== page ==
Franchisee vs. Franchisor: Breaking Down the Differences
If you’re interested in getting into the world of franchising, you’re going to need to know the lingo. This includes the difference between franchisee and franchisor.
Keep reading to learn more about each of these roles, how they differ, and what to expect from a franchise disclosure agreement (FDD).
- A franchisee purchases a successful franchise from an established brand. They must follow specific guidelines and standards but will otherwise run their branch independently.
- A franchisor sells branches of their successful business for a fee to franchisors as long as they follow the specified terms and conditions.
- As outlined in an FDD, the franchisee pays various franchise fees upfront and for the duration of ownership to acquire the legal right to promote and sell the franchisor’s products or services.
- Franchisees must adhere to a designated business model to ensure continuity of service across all franchise locations.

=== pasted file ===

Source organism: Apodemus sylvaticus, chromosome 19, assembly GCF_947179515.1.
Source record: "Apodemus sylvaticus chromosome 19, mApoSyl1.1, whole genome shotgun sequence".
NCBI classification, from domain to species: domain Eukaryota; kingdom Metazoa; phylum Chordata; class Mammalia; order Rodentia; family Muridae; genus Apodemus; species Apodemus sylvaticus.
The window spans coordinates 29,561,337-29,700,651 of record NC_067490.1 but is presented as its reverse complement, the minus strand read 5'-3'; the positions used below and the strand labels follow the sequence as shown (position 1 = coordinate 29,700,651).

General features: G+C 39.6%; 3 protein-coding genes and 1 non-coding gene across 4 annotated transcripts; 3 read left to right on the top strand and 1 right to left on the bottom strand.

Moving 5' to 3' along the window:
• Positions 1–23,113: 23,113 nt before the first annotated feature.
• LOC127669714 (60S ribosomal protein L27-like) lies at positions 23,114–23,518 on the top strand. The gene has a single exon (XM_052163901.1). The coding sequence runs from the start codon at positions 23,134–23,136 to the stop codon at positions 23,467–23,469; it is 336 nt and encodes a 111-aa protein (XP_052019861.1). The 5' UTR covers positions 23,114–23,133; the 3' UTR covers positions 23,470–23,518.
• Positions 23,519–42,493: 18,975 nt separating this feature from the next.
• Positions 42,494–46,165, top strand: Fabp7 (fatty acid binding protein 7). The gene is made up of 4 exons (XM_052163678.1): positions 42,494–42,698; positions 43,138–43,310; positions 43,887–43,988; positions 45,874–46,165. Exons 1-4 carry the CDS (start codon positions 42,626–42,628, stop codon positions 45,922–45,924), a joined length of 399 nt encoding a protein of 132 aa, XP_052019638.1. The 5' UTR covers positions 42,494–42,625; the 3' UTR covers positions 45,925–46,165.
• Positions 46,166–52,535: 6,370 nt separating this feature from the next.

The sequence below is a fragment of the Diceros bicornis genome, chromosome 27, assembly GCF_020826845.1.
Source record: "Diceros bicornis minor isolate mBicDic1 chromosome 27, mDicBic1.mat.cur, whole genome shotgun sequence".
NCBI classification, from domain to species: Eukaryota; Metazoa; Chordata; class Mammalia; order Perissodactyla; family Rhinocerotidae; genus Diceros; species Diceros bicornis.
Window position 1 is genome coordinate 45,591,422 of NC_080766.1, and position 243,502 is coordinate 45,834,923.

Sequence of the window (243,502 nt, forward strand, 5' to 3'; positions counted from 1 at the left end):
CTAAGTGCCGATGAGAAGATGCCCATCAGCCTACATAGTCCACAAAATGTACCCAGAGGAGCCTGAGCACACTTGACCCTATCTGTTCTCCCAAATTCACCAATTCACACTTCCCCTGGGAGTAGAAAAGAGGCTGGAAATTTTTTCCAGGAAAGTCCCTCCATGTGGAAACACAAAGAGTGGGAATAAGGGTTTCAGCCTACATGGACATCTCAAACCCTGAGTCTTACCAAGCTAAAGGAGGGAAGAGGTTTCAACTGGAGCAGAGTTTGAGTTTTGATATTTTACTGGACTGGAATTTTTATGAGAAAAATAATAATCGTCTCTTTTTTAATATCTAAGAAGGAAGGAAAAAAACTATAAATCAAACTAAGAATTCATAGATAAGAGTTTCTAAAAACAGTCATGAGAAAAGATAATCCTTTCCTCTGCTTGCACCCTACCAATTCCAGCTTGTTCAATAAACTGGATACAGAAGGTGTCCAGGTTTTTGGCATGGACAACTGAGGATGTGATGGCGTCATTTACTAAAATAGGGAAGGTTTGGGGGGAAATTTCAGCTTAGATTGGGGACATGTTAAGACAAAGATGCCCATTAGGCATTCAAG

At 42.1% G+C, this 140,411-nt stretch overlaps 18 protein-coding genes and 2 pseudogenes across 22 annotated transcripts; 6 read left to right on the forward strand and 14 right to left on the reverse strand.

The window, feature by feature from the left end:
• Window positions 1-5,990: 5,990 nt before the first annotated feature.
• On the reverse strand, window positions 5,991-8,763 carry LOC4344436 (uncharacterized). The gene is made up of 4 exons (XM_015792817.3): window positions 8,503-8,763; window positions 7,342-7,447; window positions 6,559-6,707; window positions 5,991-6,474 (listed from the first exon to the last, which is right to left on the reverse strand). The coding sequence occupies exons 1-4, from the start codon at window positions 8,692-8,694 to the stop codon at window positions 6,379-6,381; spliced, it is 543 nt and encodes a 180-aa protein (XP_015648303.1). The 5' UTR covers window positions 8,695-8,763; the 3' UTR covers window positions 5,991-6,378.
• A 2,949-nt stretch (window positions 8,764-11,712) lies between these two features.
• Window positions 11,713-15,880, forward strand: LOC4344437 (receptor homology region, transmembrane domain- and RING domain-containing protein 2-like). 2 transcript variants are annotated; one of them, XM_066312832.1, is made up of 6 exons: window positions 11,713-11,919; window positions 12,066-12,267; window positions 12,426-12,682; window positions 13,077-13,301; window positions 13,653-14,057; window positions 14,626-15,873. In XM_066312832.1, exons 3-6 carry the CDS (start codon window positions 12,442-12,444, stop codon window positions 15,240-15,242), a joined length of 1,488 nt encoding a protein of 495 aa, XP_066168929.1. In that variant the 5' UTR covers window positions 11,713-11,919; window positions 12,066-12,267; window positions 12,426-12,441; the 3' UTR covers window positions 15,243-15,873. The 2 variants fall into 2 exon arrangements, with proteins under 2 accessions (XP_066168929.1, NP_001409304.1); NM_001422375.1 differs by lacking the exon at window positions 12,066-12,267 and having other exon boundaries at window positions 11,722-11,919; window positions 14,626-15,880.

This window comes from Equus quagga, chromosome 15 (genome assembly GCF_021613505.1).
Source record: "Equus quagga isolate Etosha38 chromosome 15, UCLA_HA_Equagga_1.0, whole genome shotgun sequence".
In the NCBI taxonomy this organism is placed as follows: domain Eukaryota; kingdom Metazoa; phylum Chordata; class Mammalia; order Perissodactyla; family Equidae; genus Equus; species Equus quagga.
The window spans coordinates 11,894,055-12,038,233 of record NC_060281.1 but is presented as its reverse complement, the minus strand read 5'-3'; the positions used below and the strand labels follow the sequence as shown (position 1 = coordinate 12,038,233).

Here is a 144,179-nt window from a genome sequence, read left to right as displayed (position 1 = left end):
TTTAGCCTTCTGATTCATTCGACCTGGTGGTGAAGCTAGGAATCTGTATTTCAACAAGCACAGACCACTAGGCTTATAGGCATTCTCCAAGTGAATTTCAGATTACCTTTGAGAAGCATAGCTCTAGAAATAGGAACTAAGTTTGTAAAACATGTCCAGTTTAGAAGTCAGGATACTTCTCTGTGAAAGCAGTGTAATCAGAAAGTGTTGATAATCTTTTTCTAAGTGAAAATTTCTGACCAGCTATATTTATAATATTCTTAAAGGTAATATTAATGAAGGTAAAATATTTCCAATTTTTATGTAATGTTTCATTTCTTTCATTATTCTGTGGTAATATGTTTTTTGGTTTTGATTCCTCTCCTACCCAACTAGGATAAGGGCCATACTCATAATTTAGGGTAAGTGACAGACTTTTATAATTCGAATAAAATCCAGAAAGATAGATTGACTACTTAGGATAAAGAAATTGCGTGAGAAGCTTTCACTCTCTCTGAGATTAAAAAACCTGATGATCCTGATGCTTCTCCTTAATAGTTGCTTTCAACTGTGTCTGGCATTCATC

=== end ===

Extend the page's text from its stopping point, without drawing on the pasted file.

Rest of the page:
- Franchisee vs. Franchisor: What’s the Difference?
- Franchisee Roles and Duties
- Franchisor Roles and Duties
- What Is a Franchise Agreement?
- Is Becoming a Franchisee a Good Idea?
- Do Your Homework
Franchisee vs. Franchisor: What’s the Difference?
Here’s a quick look at the key differences between a franchisor and a franchisee.
- Franchisee: A person who purchases a successful franchise from a business owner. While the franchisee will run their branch or branches somewhat independently, they must still follow the guidelines and standards set forth by the franchise owner.
- Franchisor: A person who started a business that became so successful that they decided to allow others to replicate it by opening up their own locations (franchises) for a fee. The franchisor outlines a business model all franchisees must follow.
Franchisee Roles and Duties
A franchisee is a person or entity that purchases a franchise from a business owner.
Here are the core responsibilities of a franchisee.
Handling all Financial Responsibilities